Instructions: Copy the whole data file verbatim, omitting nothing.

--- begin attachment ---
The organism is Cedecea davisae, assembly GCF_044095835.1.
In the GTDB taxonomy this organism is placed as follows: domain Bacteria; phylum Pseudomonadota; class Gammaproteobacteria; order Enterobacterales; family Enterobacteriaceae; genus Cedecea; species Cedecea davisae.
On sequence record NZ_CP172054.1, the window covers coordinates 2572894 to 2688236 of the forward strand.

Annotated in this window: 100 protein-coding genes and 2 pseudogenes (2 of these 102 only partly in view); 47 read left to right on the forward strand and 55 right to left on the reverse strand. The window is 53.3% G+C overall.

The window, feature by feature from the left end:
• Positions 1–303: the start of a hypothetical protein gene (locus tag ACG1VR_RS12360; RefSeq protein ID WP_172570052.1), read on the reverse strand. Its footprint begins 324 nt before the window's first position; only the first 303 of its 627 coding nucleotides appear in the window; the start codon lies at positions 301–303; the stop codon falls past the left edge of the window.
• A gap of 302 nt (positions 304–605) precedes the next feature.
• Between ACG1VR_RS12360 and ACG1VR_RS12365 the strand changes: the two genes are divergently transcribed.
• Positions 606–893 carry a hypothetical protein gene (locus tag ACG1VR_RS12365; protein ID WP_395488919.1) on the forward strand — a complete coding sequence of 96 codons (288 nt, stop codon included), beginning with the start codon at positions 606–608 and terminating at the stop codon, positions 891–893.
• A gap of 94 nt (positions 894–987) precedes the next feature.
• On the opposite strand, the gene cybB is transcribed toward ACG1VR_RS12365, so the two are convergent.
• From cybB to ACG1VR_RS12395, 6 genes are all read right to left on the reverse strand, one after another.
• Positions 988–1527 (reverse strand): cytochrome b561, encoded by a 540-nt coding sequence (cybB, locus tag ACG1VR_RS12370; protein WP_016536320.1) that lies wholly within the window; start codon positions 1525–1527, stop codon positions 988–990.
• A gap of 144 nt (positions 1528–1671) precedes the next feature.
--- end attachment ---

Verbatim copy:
The organism is Cedecea davisae, assembly GCF_044095835.1.
In the GTDB taxonomy this organism is placed as follows: domain Bacteria; phylum Pseudomonadota; class Gammaproteobacteria; order Enterobacterales; family Enterobacteriaceae; genus Cedecea; species Cedecea davisae.
On sequence record NZ_CP172054.1, the window covers coordinates 2572894 to 2688236 of the forward strand.

Annotated in this window: 100 protein-coding genes and 2 pseudogenes (2 of these 102 only partly in view); 47 read left to right on the forward strand and 55 right to left on the reverse strand. The window is 53.3% G+C overall.

The window, feature by feature from the left end:
• Positions 1–303: the start of a hypothetical protein gene (locus tag ACG1VR_RS12360; RefSeq protein ID WP_172570052.1), read on the reverse strand. Its footprint begins 324 nt before the window's first position; only the first 303 of its 627 coding nucleotides appear in the window; the start codon lies at positions 301–303; the stop codon falls past the left edge of the window.
• A gap of 302 nt (positions 304–605) precedes the next feature.
• Between ACG1VR_RS12360 and ACG1VR_RS12365 the strand changes: the two genes are divergently transcribed.
• Positions 606–893 carry a hypothetical protein gene (locus tag ACG1VR_RS12365; protein ID WP_395488919.1) on the forward strand — a complete coding sequence of 96 codons (288 nt, stop codon included), beginning with the start codon at positions 606–608 and terminating at the stop codon, positions 891–893.
• A gap of 94 nt (positions 894–987) precedes the next feature.
• On the opposite strand, the gene cybB is transcribed toward ACG1VR_RS12365, so the two are convergent.
• From cybB to ACG1VR_RS12395, 6 genes are all read right to left on the reverse strand, one after another.
• Positions 988–1527 (reverse strand): cytochrome b561, encoded by a 540-nt coding sequence (cybB, locus tag ACG1VR_RS12370; protein WP_016536320.1) that lies wholly within the window; start codon positions 1525–1527, stop codon positions 988–990.
• A gap of 144 nt (positions 1528–1671) precedes the next feature.